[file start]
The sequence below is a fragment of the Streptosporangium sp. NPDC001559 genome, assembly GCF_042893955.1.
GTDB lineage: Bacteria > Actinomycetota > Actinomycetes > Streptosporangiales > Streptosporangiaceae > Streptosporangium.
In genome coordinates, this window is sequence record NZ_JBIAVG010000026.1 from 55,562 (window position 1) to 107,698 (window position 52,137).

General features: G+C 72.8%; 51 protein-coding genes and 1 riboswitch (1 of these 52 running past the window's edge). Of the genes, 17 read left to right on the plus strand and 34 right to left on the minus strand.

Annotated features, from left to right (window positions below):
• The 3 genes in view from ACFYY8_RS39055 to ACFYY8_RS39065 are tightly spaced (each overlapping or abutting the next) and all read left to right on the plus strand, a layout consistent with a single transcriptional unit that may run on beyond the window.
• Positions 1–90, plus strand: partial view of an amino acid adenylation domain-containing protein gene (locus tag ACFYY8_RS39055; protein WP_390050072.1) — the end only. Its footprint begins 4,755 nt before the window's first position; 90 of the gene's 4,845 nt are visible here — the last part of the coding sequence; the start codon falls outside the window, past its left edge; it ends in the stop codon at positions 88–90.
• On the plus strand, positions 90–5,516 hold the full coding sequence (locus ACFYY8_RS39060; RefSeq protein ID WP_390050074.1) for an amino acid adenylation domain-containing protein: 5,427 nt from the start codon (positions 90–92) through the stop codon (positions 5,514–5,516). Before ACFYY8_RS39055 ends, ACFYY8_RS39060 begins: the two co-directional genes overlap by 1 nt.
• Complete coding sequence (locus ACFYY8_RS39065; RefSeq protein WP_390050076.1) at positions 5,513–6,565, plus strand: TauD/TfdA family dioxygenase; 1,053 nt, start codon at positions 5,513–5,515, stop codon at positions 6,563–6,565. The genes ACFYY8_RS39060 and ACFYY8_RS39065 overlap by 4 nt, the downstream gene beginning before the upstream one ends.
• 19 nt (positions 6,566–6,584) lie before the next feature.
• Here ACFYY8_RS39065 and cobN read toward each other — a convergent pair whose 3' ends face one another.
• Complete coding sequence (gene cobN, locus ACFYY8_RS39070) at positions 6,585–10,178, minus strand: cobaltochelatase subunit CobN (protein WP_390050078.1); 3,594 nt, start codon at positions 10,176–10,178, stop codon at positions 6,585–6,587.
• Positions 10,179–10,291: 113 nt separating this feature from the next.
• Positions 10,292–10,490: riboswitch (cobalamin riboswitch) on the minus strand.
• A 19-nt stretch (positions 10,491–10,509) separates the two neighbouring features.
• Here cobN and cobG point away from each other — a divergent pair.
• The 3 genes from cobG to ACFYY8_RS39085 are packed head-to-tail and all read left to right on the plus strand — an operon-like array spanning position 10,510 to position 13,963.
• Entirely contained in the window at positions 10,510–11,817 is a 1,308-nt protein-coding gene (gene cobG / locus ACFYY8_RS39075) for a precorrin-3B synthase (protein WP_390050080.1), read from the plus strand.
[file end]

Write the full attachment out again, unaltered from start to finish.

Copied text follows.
The sequence below is a fragment of the Streptosporangium sp. NPDC001559 genome, assembly GCF_042893955.1.
GTDB lineage: Bacteria > Actinomycetota > Actinomycetes > Streptosporangiales > Streptosporangiaceae > Streptosporangium.
In genome coordinates, this window is sequence record NZ_JBIAVG010000026.1 from 55,562 (window position 1) to 107,698 (window position 52,137).

General features: G+C 72.8%; 51 protein-coding genes and 1 riboswitch (1 of these 52 running past the window's edge). Of the genes, 17 read left to right on the plus strand and 34 right to left on the minus strand.

Annotated features, from left to right (window positions below):
• The 3 genes in view from ACFYY8_RS39055 to ACFYY8_RS39065 are tightly spaced (each overlapping or abutting the next) and all read left to right on the plus strand, a layout consistent with a single transcriptional unit that may run on beyond the window.
• Positions 1–90, plus strand: partial view of an amino acid adenylation domain-containing protein gene (locus tag ACFYY8_RS39055; protein WP_390050072.1) — the end only. Its footprint begins 4,755 nt before the window's first position; 90 of the gene's 4,845 nt are visible here — the last part of the coding sequence; the start codon falls outside the window, past its left edge; it ends in the stop codon at positions 88–90.
• On the plus strand, positions 90–5,516 hold the full coding sequence (locus ACFYY8_RS39060; RefSeq protein ID WP_390050074.1) for an amino acid adenylation domain-containing protein: 5,427 nt from the start codon (positions 90–92) through the stop codon (positions 5,514–5,516). Before ACFYY8_RS39055 ends, ACFYY8_RS39060 begins: the two co-directional genes overlap by 1 nt.
• Complete coding sequence (locus ACFYY8_RS39065; RefSeq protein WP_390050076.1) at positions 5,513–6,565, plus strand: TauD/TfdA family dioxygenase; 1,053 nt, start codon at positions 5,513–5,515, stop codon at positions 6,563–6,565. The genes ACFYY8_RS39060 and ACFYY8_RS39065 overlap by 4 nt, the downstream gene beginning before the upstream one ends.
• 19 nt (positions 6,566–6,584) lie before the next feature.
• Here ACFYY8_RS39065 and cobN read toward each other — a convergent pair whose 3' ends face one another.
• Complete coding sequence (gene cobN, locus ACFYY8_RS39070) at positions 6,585–10,178, minus strand: cobaltochelatase subunit CobN (protein WP_390050078.1); 3,594 nt, start codon at positions 10,176–10,178, stop codon at positions 6,585–6,587.
• Positions 10,179–10,291: 113 nt separating this feature from the next.
• Positions 10,292–10,490: riboswitch (cobalamin riboswitch) on the minus strand.
• A 19-nt stretch (positions 10,491–10,509) separates the two neighbouring features.
• Here cobN and cobG point away from each other — a divergent pair.
• The 3 genes from cobG to ACFYY8_RS39085 are packed head-to-tail and all read left to right on the plus strand — an operon-like array spanning position 10,510 to position 13,963.
• Entirely contained in the window at positions 10,510–11,817 is a 1,308-nt protein-coding gene (gene cobG / locus ACFYY8_RS39075) for a precorrin-3B synthase (protein WP_390050080.1), read from the plus strand.